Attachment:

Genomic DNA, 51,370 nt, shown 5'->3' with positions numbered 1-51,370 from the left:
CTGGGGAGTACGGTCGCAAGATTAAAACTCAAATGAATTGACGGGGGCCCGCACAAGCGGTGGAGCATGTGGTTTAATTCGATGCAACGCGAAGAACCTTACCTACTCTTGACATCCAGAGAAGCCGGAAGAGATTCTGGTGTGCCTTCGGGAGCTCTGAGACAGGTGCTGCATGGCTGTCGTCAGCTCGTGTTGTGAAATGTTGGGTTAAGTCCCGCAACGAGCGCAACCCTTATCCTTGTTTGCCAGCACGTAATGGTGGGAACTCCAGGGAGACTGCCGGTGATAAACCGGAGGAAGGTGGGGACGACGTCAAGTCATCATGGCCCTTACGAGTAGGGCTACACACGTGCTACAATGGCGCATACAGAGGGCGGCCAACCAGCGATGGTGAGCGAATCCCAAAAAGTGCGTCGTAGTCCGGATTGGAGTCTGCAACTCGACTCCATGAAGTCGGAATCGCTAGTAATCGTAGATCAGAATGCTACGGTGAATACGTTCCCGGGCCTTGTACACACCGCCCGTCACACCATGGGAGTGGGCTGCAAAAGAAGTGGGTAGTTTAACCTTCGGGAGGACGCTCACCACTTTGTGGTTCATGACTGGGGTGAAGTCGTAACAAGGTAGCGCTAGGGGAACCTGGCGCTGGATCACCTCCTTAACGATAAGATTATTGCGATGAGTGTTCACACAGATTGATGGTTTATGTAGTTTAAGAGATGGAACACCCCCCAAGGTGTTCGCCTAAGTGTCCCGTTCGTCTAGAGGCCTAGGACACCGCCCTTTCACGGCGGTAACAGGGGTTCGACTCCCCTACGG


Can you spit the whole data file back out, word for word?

Genomic DNA, 51,370 nt, shown 5'->3' with positions numbered 1-51,370 from the left:
CTGGGGAGTACGGTCGCAAGATTAAAACTCAAATGAATTGACGGGGGCCCGCACAAGCGGTGGAGCATGTGGTTTAATTCGATGCAACGCGAAGAACCTTACCTACTCTTGACATCCAGAGAAGCCGGAAGAGATTCTGGTGTGCCTTCGGGAGCTCTGAGACAGGTGCTGCATGGCTGTCGTCAGCTCGTGTTGTGAAATGTTGGGTTAAGTCCCGCAACGAGCGCAACCCTTATCCTTGTTTGCCAGCACGTAATGGTGGGAACTCCAGGGAGACTGCCGGTGATAAACCGGAGGAAGGTGGGGACGACGTCAAGTCATCATGGCCCTTACGAGTAGGGCTACACACGTGCTACAATGGCGCATACAGAGGGCGGCCAACCAGCGATGGTGAGCGAATCCCAAAAAGTGCGTCGTAGTCCGGATTGGAGTCTGCAACTCGACTCCATGAAGTCGGAATCGCTAGTAATCGTAGATCAGAATGCTACGGTGAATACGTTCCCGGGCCTTGTACACACCGCCCGTCACACCATGGGAGTGGGCTGCAAAAGAAGTGGGTAGTTTAACCTTCGGGAGGACGCTCACCACTTTGTGGTTCATGACTGGGGTGAAGTCGTAACAAGGTAGCGCTAGGGGAACCTGGCGCTGGATCACCTCCTTAACGATAAGATTATTGCGATGAGTGTTCACACAGATTGATGGTTTATGTAGTTTAAGAGATGGAACACCCCCCAAGGTGTTCGCCTAAGTGTCCCGTTCGTCTAGAGGCCTAGGACACCGCCCTTTCACGGCGGTAACAGGGGTTCGACTCCCCTACGG